(The tl;dr version: keep trying. Take a break, then try again. And if that doesn't work, try again.)
Babycenter would seem to indicate that you're doing all of this correctly:
You can introduce solids any time between 4 and 6 months if your baby is ready. Until then, breast milk or formula provides all the calories and nourishment your baby needs and can handle. His digestive system simply isn't ready for solids until he nears his half-birthday. [...] Introduce other solids gradually, one at a time, waiting at least three days after each new food. This way you'll get a heads-up if your baby has an allergic reaction to one of them
So, it seems you're doing the right thing! Now, your other questions are a little more detailed. The link I provided you above should address most of your concerns, but the relevant portions I'll quote directly.
It seems most children are initially disinterested in solids; chances are you're offering her just the right amount:
If your baby doesn't seem very interested in eating off the spoon, let him smell and taste the food or wait until he warms up to the idea of eating something solid. Don't add cereal to your baby's bottle or he may not make the connection that food is to be eaten sitting up and from a spoon.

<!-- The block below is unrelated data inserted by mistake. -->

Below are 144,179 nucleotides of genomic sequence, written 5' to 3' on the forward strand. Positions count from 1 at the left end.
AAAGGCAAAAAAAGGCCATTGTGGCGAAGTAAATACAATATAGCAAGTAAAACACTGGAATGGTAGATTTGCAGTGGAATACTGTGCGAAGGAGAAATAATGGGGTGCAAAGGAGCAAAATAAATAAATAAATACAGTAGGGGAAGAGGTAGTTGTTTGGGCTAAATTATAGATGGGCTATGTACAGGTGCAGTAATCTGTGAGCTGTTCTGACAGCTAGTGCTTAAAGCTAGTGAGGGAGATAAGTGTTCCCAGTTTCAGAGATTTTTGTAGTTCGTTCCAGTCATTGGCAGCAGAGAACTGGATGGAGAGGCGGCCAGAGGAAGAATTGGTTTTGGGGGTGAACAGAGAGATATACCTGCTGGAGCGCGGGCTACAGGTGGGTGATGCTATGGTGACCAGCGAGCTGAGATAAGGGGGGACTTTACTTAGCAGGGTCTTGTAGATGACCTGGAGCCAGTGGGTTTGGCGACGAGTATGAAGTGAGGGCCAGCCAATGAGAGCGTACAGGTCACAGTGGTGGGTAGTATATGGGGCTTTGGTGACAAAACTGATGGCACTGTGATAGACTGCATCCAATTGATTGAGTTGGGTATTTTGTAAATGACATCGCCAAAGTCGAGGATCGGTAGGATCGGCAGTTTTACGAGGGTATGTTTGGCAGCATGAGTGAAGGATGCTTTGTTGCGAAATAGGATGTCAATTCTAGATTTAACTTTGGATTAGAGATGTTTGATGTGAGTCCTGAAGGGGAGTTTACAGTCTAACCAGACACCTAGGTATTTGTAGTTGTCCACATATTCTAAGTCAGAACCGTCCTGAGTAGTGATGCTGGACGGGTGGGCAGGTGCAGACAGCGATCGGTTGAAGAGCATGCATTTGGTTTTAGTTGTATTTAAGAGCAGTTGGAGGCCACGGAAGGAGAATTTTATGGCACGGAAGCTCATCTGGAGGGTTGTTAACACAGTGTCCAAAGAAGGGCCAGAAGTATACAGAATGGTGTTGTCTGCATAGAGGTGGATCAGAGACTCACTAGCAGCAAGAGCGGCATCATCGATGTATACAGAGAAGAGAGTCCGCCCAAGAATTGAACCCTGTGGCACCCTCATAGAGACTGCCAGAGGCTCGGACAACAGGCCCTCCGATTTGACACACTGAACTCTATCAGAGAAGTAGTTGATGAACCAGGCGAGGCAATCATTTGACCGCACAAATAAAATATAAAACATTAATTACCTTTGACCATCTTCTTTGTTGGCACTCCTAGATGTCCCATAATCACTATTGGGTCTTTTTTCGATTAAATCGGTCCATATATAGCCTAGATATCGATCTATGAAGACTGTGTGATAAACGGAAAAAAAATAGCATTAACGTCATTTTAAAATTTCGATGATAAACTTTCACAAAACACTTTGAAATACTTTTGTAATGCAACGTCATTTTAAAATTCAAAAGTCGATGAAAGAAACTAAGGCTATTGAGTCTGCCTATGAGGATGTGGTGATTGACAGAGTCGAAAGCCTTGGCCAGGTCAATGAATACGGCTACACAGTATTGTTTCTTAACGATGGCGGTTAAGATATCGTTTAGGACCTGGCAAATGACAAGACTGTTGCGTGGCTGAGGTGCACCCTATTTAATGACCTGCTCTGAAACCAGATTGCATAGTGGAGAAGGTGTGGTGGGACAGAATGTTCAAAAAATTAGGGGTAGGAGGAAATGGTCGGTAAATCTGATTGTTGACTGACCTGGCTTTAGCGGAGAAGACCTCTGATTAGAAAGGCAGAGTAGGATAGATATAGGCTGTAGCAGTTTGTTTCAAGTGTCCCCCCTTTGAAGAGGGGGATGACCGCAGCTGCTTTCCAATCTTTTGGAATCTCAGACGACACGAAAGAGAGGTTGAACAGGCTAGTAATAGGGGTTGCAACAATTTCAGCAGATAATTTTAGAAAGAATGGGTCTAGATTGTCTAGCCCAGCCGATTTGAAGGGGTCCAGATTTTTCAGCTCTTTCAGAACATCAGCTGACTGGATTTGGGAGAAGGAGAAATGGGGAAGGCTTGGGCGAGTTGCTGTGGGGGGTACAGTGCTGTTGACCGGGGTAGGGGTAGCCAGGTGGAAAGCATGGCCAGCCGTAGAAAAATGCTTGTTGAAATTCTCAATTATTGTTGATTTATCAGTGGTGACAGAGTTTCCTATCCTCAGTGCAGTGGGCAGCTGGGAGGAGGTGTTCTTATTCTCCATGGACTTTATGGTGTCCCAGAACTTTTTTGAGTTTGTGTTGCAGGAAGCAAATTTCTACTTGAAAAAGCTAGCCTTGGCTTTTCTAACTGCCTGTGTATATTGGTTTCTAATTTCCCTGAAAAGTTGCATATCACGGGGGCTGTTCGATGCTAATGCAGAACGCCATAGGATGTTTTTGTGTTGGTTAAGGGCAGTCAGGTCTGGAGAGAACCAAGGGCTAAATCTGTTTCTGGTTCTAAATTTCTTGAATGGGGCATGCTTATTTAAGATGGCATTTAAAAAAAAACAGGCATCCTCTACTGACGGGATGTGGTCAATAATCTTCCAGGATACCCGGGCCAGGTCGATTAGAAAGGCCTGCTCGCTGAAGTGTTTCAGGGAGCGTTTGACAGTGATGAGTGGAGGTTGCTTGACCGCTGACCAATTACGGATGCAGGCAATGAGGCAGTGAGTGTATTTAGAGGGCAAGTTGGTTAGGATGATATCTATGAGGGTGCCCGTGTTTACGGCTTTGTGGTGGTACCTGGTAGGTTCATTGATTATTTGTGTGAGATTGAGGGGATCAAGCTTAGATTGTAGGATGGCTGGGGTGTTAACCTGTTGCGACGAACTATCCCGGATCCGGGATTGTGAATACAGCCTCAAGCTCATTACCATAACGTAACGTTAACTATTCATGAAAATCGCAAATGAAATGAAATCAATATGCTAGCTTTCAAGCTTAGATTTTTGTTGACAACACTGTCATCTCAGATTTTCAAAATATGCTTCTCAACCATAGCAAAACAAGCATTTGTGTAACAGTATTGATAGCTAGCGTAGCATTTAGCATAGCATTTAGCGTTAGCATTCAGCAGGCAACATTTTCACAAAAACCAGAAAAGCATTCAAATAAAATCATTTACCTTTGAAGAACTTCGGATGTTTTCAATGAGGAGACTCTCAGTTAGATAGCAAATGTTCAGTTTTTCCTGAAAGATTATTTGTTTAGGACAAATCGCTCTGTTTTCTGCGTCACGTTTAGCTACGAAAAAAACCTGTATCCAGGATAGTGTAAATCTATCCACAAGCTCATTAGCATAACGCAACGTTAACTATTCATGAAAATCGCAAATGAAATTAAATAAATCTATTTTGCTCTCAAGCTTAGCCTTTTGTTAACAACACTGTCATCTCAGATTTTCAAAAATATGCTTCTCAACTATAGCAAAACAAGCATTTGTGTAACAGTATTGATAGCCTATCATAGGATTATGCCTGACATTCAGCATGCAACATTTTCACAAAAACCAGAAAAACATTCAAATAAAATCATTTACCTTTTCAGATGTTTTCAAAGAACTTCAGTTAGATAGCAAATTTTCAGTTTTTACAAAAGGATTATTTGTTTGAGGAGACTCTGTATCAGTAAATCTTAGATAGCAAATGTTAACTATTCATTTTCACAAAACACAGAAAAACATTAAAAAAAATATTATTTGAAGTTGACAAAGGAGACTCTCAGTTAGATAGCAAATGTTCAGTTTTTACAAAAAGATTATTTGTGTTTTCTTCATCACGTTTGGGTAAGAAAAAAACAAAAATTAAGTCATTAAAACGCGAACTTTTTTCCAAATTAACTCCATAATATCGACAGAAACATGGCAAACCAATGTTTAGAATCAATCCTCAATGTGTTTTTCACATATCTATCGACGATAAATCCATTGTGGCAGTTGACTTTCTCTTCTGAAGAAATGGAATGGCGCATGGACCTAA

Begin with a once-a-day feeding, whenever it's convenient for you and your baby, but not at a time when your baby seems tired or cranky. Your baby may not eat much in the beginning, but give him time to get used to the experience. Some babies need practice keeping food in their mouths and swallowing.
Once he gets used to his new diet, he'll be ready for a few tablespoons of food a day. If he's eating cereal, gradually thicken the consistency by adding less liquid. As the amount your baby eats increases, add another feeding.
(Emphasis mine, above.)
Questions about food texture have been asked before, but I'll reiterate the advice.
Keep in mind that it is normal for babies to balk the first time — or the first many times — they experience food other than breast milk, formula, or liquidy purees. That's why it's important to keep offering different foods to babies who are developmentally ready — especially healthy ones like vegetables. [...]
Textures take getting used to, just like tastes. "Kids often don't like the texture of avocado but are won over by the taste," Altmann says.
So, keep offering your child the solids. It won't be a problem until she's about a year old. If she hasn't transitioned to solids by then, then you ought to consult with your healthcare professional.
Finally, if you're willing to take a "risk," offer her some, ah, more adventurous options instead.
- Sour fruits (cherries, plums)
- Stewed meat (sometimes even spicy!)
- Cruciferous veggies (cauliflower, turnips)
- Whole grains (quinoa, millet)
For more information, check out this feeding guide. Also, the comments to this question may be enlightening, though you might find this thread more relevant to your experience.
Finally, What To Expect has a lot of information about the transition to solids, and they're kind of the go-to source for most "westerners" in my experience.